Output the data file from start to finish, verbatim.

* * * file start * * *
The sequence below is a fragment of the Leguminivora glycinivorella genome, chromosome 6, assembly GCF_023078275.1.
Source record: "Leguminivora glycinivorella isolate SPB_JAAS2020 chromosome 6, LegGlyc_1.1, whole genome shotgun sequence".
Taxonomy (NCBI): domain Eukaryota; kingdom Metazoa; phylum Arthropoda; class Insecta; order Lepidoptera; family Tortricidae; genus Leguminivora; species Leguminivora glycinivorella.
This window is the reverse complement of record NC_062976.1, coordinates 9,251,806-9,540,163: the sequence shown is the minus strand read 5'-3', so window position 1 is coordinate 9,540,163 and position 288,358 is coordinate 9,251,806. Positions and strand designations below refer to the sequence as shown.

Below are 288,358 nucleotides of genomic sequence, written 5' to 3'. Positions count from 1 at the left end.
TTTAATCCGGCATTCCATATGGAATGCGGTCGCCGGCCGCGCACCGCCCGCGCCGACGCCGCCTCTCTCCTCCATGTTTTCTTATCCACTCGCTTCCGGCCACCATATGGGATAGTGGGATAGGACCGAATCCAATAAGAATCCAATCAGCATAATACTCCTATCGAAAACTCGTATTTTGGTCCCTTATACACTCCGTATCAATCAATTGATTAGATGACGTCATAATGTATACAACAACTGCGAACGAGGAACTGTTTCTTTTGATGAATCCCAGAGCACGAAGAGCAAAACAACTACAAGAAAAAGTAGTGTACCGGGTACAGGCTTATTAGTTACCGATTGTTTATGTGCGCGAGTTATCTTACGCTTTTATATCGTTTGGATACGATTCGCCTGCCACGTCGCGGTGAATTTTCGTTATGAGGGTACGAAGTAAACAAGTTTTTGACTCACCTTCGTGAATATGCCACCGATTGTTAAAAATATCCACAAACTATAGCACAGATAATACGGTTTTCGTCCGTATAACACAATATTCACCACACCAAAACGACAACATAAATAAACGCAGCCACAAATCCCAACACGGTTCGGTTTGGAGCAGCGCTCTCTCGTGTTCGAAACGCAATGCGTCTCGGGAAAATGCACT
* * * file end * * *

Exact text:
The sequence below is a fragment of the Leguminivora glycinivorella genome, chromosome 6, assembly GCF_023078275.1.
Source record: "Leguminivora glycinivorella isolate SPB_JAAS2020 chromosome 6, LegGlyc_1.1, whole genome shotgun sequence".
Taxonomy (NCBI): domain Eukaryota; kingdom Metazoa; phylum Arthropoda; class Insecta; order Lepidoptera; family Tortricidae; genus Leguminivora; species Leguminivora glycinivorella.
This window is the reverse complement of record NC_062976.1, coordinates 9,251,806-9,540,163: the sequence shown is the minus strand read 5'-3', so window position 1 is coordinate 9,540,163 and position 288,358 is coordinate 9,251,806. Positions and strand designations below refer to the sequence as shown.

Below are 288,358 nucleotides of genomic sequence, written 5' to 3'. Positions count from 1 at the left end.
TTTAATCCGGCATTCCATATGGAATGCGGTCGCCGGCCGCGCACCGCCCGCGCCGACGCCGCCTCTCTCCTCCATGTTTTCTTATCCACTCGCTTCCGGCCACCATATGGGATAGTGGGATAGGACCGAATCCAATAAGAATCCAATCAGCATAATACTCCTATCGAAAACTCGTATTTTGGTCCCTTATACACTCCGTATCAATCAATTGATTAGATGACGTCATAATGTATACAACAACTGCGAACGAGGAACTGTTTCTTTTGATGAATCCCAGAGCACGAAGAGCAAAACAACTACAAGAAAAAGTAGTGTACCGGGTACAGGCTTATTAGTTACCGATTGTTTATGTGCGCGAGTTATCTTACGCTTTTATATCGTTTGGATACGATTCGCCTGCCACGTCGCGGTGAATTTTCGTTATGAGGGTACGAAGTAAACAAGTTTTTGACTCACCTTCGTGAATATGCCACCGATTGTTAAAAATATCCACAAACTATAGCACAGATAATACGGTTTTCGTCCGTATAACACAATATTCACCACACCAAAACGACAACATAAATAAACGCAGCCACAAATCCCAACACGGTTCGGTTTGGAGCAGCGCTCTCTCGTGTTCGAAACGCAATGCGTCTCGGGAAAATGCACT